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Atheist Campaign: Christians "Jump on the Bus"

Evangelicals Accompany Atheists on Round Trip Through Germany

June 18, 2009

Berlin, June 18 (idea) - Busses with atheistic slogans are nothing new.  They have been touring the streets of London and other European cities with the message "There is probably no God".

But this is news indeed: Christians in Germany have accompanied atheists on a 20-day nationwide bus tour.  The red "atheist" double-decker and a white "Christian" coach were often parked side by side or opposite one another. 

Both vehicles made stops in 25 cities, where local Christians joined the bus crew and spread the Gospel message with songs, leaflets and personal testimonies.  Television, radio and the press covered the unusual event. 

The round trip started in Berlin, May 30, went anticlockwise through Luther's home country and ended in the German capital, June 18.  The atheist bus carried the slogan "There is - with a probability bordering on certainty - no God".  The Christian bus posed the question "And if he really does exist ." 

The Christian initiative under the auspices of "Campus Crusade for Christ" made it clear from the start that hostile confrontation was not their intention.  They talked to the organizers of the atheist campaign before the tour began. 

Both sides welcomed the opportunity for an exchange of ideas.  Despite the opposing messages atheists and Christians often helped one another.  Christians took pizza and cake to the atheists. And when their bus was covered in dirt, Christians helped wash the vehicle.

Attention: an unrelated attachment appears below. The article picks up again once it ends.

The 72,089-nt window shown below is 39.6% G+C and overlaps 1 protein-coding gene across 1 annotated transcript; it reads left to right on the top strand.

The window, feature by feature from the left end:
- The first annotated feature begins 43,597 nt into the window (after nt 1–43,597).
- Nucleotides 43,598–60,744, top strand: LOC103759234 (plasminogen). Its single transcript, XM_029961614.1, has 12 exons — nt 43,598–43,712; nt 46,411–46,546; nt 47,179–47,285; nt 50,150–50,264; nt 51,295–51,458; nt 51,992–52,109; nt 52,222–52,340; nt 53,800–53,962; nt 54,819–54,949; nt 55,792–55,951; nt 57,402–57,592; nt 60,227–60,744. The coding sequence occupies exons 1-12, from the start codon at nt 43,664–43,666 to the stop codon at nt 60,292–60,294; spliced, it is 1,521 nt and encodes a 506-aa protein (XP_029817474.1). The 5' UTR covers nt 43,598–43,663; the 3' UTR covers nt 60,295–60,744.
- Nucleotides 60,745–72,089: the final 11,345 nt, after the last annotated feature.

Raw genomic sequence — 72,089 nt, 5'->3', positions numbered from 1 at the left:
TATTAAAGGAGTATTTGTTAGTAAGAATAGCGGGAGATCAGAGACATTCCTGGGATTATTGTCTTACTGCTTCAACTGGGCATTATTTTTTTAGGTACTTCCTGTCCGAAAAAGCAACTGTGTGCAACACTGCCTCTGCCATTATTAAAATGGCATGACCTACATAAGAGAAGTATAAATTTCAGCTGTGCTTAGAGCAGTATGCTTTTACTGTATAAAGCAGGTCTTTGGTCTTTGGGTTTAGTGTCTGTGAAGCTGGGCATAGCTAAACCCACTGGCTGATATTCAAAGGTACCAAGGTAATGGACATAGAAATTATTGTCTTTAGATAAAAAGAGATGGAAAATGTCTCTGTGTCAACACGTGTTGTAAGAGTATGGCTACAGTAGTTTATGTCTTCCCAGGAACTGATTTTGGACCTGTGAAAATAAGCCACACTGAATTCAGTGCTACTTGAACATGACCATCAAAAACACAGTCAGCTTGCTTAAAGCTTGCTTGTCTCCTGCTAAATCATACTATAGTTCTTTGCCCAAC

They welcomed the chance to spread the Christian message.  Thousands of tracts - as well as flowers - were handed out.  Approximately two thirds of Germany's 82 million inhabitants are at least nominal church members.  No more than six percent worship regularly. Evangelicals number about 1.3 million. 

Originally several organizations wanted to display "No-God"-slogans on local busses.  But local authorities in 16 cities refused.  Their reason: The slogans would upset customers, and the transport companies could not afford to lose business. 

The round trip through Germany was an alternative option.  With the help of sponsors evangelical Christians were quick to "jump on the bus". 




 


 

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